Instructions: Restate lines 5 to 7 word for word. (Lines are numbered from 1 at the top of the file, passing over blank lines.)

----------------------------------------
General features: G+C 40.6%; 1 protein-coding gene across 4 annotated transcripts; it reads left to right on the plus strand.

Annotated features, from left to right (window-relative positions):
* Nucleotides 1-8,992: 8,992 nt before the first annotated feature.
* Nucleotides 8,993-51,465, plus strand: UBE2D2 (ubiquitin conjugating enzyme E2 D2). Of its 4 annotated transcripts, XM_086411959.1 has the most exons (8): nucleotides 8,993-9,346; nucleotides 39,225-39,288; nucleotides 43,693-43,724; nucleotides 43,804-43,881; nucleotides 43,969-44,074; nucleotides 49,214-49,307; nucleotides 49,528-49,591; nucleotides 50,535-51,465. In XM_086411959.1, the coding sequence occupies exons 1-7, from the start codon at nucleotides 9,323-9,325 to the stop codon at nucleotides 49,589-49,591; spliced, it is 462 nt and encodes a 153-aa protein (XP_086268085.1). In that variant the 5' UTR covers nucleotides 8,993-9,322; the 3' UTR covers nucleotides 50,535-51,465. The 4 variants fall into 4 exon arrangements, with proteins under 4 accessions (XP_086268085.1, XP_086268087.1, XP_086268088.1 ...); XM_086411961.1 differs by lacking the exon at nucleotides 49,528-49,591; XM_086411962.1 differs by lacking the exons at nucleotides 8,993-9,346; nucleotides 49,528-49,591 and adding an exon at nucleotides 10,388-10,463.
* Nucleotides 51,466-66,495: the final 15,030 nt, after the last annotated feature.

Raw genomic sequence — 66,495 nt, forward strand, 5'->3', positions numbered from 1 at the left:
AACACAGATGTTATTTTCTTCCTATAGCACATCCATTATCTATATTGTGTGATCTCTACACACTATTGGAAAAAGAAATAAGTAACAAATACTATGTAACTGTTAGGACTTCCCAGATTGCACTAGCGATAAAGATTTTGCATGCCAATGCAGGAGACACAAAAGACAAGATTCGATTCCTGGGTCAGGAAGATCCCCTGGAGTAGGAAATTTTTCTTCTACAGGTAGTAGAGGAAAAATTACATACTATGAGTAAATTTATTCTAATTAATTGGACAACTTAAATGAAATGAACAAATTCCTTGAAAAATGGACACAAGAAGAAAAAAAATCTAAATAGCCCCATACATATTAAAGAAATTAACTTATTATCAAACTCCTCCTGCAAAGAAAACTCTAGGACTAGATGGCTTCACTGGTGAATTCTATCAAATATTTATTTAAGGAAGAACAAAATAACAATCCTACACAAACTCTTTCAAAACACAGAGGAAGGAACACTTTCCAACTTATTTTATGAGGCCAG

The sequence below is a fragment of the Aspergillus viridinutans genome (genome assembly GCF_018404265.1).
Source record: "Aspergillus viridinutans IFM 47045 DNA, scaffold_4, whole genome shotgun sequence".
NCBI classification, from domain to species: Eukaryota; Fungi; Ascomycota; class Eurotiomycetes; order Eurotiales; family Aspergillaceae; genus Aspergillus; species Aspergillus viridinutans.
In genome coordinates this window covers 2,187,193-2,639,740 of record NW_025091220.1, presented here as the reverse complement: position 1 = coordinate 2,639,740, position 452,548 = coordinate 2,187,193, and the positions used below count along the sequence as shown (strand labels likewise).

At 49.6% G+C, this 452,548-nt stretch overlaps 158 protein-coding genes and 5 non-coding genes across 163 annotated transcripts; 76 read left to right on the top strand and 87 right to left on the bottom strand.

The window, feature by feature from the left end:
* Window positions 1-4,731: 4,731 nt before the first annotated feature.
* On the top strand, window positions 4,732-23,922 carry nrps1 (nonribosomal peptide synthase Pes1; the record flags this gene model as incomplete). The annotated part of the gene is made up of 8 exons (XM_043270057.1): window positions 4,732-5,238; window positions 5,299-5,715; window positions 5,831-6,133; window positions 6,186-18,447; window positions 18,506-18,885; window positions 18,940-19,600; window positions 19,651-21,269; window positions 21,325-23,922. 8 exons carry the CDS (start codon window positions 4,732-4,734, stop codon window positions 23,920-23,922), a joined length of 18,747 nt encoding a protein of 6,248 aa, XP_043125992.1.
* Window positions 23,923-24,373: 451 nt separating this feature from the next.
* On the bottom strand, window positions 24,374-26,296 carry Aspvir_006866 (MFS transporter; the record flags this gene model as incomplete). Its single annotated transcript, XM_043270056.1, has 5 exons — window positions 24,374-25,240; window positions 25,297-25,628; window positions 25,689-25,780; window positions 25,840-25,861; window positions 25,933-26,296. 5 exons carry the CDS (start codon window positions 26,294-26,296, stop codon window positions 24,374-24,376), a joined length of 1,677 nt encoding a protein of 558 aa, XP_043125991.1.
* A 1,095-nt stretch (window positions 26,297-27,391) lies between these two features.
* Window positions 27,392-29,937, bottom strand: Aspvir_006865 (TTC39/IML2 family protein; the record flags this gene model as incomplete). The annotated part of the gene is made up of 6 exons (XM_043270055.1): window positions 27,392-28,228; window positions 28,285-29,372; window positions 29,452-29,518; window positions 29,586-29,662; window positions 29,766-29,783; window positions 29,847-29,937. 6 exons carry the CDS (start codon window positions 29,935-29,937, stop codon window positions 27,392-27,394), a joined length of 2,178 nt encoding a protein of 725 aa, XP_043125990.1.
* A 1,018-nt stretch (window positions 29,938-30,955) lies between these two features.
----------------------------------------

* Nucleotides 51,466-66,495: the final 15,030 nt, after the last annotated feature.

Raw genomic sequence — 66,495 nt, forward strand, 5'->3', positions numbered from 1 at the left:
AACACAGATGTTATTTTCTTCCTATAGCACATCCATTATCTATATTGTGTGATCTCTACACACTATTGGAAAAAGAAATAAGTAACAAATACTATGTAACTGTTAGGACTTCCCAGATTGCACTAGCGATAAAGATTTTGCATGCCAATGCAGGAGACACAAAAGACAAGATTCGATTCCTGGGTCAGGAAGATCCCCTGGAGTAGGAAATTTTTCTTCTACAGGTAGTAGAGGAAAAATTACATACTATGAGTAAATTTATTCTAATTAATTGGACAACTTAAATGAAATGAACAAATTCCTTGAAAAATGGACACAAGAAGAAAAAAAATCTAAATAGCCCCATACATATTAAAGAAATTAACTTATTATCAAACTCCTCCTGCAAAGAAAACTCTAGGACTAGATGGCTTCACTGGTGAATTCTATCAAATATTTATTTAAGGAAGAACAAAATAACAATCCTACACAAACTCTTTCAAAACACAGAGGAAGGAACACTTTCCAACTTATTTTATGAGGCCAG